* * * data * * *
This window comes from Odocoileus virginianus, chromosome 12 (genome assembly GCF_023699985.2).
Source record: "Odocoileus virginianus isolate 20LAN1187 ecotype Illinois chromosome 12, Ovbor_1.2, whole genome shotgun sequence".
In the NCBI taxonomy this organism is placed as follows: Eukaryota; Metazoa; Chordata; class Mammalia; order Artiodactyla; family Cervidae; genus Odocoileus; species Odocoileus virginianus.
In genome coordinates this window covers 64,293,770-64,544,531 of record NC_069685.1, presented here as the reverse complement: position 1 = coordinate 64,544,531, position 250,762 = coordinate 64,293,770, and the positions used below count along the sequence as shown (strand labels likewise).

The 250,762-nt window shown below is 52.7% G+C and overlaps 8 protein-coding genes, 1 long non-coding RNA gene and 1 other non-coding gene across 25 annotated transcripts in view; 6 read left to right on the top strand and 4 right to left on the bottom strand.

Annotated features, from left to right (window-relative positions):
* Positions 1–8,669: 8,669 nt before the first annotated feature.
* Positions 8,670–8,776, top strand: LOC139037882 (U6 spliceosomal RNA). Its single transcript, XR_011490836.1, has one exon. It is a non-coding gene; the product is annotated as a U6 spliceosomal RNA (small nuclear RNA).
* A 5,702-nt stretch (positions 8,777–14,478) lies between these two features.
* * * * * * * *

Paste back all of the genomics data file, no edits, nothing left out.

This window comes from Odocoileus virginianus, chromosome 12 (genome assembly GCF_023699985.2).
Source record: "Odocoileus virginianus isolate 20LAN1187 ecotype Illinois chromosome 12, Ovbor_1.2, whole genome shotgun sequence".
In the NCBI taxonomy this organism is placed as follows: Eukaryota; Metazoa; Chordata; class Mammalia; order Artiodactyla; family Cervidae; genus Odocoileus; species Odocoileus virginianus.
In genome coordinates this window covers 64,293,770-64,544,531 of record NC_069685.1, presented here as the reverse complement: position 1 = coordinate 64,544,531, position 250,762 = coordinate 64,293,770, and the positions used below count along the sequence as shown (strand labels likewise).

The 250,762-nt window shown below is 52.7% G+C and overlaps 8 protein-coding genes, 1 long non-coding RNA gene and 1 other non-coding gene across 25 annotated transcripts in view; 6 read left to right on the top strand and 4 right to left on the bottom strand.

Annotated features, from left to right (window-relative positions):
* Positions 1–8,669: 8,669 nt before the first annotated feature.
* Positions 8,670–8,776, top strand: LOC139037882 (U6 spliceosomal RNA). Its single transcript, XR_011490836.1, has one exon. It is a non-coding gene; the product is annotated as a U6 spliceosomal RNA (small nuclear RNA).
* A 5,702-nt stretch (positions 8,777–14,478) lies between these two features.